SIXTEEN-year-olds in south London will be randomly selected by their birth dates for involvement in the Government's pilot means-tested education maintenance allowances, writes Ian Nash.
The plans, spelt out last week by Department for Education and Employment officials, stunned college managers and school sixth-form heads.
The senior registrar of one South London college said: "This will be the first birthday lottery since the United States' government Vietnam draft and probably about as popular."
The pound;100 million scheme gives pound;40 a week to encourage young people who stay on post-16. But there is too little cash for everyone in the pilot areas to receive help. Government officials are to hand responsibility for the pilots to local partnerships.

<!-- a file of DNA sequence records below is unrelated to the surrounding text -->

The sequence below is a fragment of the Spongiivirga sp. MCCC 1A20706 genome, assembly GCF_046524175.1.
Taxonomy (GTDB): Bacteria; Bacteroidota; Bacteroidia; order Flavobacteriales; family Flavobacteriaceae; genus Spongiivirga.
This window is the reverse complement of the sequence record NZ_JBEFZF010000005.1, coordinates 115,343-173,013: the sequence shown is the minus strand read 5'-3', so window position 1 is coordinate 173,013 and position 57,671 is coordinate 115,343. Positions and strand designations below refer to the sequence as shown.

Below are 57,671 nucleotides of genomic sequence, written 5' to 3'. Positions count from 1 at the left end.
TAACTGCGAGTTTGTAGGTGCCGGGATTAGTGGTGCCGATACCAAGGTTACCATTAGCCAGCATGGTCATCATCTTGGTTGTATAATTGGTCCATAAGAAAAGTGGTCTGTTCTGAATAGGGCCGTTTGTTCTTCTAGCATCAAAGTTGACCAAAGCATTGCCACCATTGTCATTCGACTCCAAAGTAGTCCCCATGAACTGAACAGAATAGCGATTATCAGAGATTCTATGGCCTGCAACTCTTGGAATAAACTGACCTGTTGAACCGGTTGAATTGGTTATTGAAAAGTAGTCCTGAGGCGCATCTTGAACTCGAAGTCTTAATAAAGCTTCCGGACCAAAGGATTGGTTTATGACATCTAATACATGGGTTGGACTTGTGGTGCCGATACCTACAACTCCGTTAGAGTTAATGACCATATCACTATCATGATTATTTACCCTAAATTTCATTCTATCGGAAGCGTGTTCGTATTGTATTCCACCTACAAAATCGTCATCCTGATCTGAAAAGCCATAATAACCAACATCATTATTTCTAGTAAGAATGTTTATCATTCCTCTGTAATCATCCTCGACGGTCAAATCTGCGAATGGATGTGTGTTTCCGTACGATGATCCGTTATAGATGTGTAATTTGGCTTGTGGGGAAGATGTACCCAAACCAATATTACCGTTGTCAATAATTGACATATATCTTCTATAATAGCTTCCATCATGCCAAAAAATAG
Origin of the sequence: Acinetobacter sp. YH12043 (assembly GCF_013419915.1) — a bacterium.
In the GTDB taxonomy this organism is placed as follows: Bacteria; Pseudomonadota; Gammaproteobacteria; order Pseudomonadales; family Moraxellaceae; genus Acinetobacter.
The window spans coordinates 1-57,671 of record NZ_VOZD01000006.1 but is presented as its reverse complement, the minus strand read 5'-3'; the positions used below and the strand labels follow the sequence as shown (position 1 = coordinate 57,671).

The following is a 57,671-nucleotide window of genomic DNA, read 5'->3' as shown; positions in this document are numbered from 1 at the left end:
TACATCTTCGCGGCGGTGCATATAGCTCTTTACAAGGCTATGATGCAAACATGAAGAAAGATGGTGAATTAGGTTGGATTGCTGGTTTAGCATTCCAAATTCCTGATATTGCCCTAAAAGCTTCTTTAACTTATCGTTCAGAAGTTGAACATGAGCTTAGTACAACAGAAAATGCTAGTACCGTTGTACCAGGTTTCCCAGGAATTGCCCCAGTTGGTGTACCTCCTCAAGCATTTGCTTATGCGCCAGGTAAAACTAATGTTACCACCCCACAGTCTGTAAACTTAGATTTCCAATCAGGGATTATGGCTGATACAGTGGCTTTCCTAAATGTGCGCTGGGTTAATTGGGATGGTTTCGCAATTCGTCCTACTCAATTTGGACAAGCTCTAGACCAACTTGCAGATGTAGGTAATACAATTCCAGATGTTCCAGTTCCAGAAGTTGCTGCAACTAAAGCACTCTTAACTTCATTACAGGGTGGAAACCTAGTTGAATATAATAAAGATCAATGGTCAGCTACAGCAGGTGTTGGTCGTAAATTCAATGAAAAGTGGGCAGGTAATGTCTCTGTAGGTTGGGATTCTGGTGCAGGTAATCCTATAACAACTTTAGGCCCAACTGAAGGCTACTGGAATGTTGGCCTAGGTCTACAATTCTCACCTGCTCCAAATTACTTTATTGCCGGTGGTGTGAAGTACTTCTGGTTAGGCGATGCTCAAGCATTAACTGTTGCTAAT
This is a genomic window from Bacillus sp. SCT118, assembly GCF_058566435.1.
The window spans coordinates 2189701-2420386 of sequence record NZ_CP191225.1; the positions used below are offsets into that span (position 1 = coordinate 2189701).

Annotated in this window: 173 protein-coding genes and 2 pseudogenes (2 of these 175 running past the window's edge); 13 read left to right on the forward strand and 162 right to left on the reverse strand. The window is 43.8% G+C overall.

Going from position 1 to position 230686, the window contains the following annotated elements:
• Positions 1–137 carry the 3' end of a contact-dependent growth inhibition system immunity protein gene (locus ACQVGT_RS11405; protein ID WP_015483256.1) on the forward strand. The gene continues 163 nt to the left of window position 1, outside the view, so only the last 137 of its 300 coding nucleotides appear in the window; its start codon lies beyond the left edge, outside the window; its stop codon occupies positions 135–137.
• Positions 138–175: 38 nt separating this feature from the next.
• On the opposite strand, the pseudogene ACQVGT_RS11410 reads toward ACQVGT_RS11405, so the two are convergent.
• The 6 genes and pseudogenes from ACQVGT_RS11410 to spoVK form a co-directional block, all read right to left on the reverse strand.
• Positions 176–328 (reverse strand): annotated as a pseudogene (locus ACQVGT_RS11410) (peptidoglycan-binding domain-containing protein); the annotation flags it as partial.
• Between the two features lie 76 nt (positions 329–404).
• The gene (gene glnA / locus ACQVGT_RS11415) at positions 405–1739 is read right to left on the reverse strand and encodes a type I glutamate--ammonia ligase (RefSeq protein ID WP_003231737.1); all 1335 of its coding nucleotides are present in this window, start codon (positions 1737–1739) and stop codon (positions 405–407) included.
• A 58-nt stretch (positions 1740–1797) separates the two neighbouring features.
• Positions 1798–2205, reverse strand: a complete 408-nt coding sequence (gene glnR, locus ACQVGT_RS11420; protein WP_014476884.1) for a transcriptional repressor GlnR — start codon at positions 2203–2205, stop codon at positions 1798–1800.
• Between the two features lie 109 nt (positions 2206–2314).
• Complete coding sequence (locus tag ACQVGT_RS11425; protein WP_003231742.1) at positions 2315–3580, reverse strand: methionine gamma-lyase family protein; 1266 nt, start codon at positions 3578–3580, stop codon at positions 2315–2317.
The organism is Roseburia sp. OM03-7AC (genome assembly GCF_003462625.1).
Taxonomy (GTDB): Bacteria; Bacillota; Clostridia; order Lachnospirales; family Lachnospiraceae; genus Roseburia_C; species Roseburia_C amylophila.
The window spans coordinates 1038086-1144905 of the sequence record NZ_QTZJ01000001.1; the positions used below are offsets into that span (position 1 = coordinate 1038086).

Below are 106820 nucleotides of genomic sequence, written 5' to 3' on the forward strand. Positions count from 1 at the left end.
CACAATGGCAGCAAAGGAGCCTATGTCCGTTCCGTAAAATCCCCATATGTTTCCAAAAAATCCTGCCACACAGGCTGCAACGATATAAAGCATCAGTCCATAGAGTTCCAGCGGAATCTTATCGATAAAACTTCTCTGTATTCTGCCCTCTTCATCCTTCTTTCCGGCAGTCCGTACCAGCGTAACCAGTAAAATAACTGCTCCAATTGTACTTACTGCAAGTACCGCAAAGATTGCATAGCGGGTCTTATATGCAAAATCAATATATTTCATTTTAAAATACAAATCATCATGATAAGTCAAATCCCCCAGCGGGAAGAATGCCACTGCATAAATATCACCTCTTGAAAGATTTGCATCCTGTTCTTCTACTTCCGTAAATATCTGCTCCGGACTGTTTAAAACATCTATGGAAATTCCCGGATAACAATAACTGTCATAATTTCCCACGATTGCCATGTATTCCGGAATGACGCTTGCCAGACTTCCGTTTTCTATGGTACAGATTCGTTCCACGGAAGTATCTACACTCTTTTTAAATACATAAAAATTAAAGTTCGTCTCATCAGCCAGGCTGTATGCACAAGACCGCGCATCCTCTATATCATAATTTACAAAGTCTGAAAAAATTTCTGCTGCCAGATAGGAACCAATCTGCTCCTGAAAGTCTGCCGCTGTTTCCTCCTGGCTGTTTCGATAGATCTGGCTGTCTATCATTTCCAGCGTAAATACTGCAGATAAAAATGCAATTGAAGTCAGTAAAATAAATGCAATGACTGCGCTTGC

The pilots have already been attacked for raiding access cash to fund pilots in the 12 pilot areas, taking money from the most needy 16 to 19-year-olds and leaving adults with little or no support.
David Gibson, chief executive of the Association of Colleges, told MPs this week that the allowances should not be restricted to teenagers. He was responding to a question from Don Foster MP, Liberal Democrat education spokesperson. Mr Foster said: "The one thing that is missing is a pilot for post-16 students. They have a variety of other sources of funding but they are messy."